Every time I clean our dining room table I see these:
If you can’t tell what those are, they are marker stains and a nice, big blueberry stain.
When the initial stains first happened, I was upset. This table, after all, was given to us by a family member, and when we received the table, it was in excellent condition. As hard as I’ve tried to keep this table in tip-top condition, life has overtaken my efforts.
But today, as I was washing the table off, I realized I’m grateful for these stains. You see, my family has enjoyed many meals around this little table. We’ve passed food to each other, giggled with each other, even yelled at each other. I’ve sat at one end of this table teaching a science lesson, with my children filling the other seats, while they looked on in amazement at an erupting volcano. I’ve watched as one of them grasped a math concept, smile filling his face as he finally understood the concept behind multiplication. My kids have painted pictures, made me homemade cards for my birthday, and written letters to the children they help sponsor through Compassion International and World Vision on this table. On this table, I have served foods that my kids devoured, and foods that they turned their noses up to. At this table, I have had a romantic candlelight dinner with Superman while our kids slept in their rooms. We’ve played many rounds of the card game “Hand and Foot,” making memories with grandparents and great-grandparents. I’ve sat at this table and played Sorry and Cribbage and suffered through endless hours of Monopoly.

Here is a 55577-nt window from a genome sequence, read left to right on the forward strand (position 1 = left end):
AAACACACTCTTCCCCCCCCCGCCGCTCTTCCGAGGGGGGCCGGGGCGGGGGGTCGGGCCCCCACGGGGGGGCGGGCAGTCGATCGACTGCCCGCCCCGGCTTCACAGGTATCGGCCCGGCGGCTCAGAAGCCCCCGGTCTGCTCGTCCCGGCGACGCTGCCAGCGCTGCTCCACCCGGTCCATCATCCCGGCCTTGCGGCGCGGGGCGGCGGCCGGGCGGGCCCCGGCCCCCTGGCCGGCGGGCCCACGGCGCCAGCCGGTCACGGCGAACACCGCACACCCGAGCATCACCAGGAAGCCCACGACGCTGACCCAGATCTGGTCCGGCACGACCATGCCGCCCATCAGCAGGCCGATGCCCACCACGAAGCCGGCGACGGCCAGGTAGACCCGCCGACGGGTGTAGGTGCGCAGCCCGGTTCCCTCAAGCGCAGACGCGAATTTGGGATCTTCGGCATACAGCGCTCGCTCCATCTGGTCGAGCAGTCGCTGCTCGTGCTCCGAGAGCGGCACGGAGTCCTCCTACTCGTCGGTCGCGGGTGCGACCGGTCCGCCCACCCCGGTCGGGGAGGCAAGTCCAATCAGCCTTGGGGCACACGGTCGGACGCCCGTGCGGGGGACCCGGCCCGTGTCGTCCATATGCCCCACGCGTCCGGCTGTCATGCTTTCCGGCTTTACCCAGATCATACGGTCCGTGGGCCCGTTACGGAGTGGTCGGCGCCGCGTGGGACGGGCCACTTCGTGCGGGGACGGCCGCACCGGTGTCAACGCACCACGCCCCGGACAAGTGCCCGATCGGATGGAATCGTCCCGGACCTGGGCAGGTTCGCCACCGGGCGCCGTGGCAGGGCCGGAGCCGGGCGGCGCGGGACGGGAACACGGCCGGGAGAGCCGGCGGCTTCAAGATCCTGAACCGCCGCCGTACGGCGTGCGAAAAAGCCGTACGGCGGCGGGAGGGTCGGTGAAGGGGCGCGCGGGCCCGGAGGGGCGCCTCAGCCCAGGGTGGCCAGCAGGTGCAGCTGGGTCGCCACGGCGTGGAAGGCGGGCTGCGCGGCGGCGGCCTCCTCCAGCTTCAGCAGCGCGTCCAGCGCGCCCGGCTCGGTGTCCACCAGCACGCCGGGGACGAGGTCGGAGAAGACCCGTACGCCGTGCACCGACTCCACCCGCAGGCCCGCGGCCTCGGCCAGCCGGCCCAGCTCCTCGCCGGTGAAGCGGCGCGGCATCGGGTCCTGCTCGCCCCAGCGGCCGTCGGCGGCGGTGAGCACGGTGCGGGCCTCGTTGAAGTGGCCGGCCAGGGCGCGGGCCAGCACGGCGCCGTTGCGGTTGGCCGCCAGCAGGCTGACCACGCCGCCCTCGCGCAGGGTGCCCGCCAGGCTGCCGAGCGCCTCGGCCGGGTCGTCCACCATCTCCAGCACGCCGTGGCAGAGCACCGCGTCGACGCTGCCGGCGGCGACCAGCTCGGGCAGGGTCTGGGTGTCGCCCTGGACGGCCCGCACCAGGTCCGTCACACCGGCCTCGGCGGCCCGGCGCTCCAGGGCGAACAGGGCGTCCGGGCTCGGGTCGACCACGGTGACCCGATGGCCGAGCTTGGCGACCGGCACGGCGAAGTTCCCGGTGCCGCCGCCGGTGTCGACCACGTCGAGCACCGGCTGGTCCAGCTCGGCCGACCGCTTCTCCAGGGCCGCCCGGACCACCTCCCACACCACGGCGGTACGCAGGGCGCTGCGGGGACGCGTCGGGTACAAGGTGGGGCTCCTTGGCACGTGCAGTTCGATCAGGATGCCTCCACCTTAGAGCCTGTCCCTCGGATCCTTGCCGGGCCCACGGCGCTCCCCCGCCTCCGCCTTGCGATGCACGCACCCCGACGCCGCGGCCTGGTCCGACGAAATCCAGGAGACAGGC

This table is filled with memories. Each mark, each dent, each scratch is a little piece of the past I get to hold on to. There is a section in the middle of the table with scars from candle wax. One year, it was our son’s birthday, and while blowing out the candles, the wax went flying onto the table and forever marked the wood. I’m sure I could sand it and refinish it, but it feels as though those little scars are like a constant reminder that these days are fleeting. It seems like just a few weeks ago that wax made its mark, but it’s been nearly 5 years.
It’s like our dining room table has its own version of stretch marks. Carrying 5 children has definitely left permanent discoloration and “flaws” on my little table, but I look at those flaws and think: I wouldn’t have it any other way.
A well-worn table is the sign of a full life, in my opinion. Memories are ingrained into the fibers of wood, silently singing nostalgic songs of fun, food and family.
This table. It’s not pretty. It’s definitely tired and worn. But every time I look at it, I see little children gleefully surrounding it, whether they are really there or not.
I am going to enjoy my table’s “stretch marks” for as long as I can. Each day with my kids is another day to make memories around this table. And instead of getting upset when a new “stretch mark” is added, I will remind myself: my time with my children is vanishing rapidly. Before I know it, there will be no new scars being added to my table, and I will long for the day when I had a house filled with bustling children, leaving their silent memories on my table.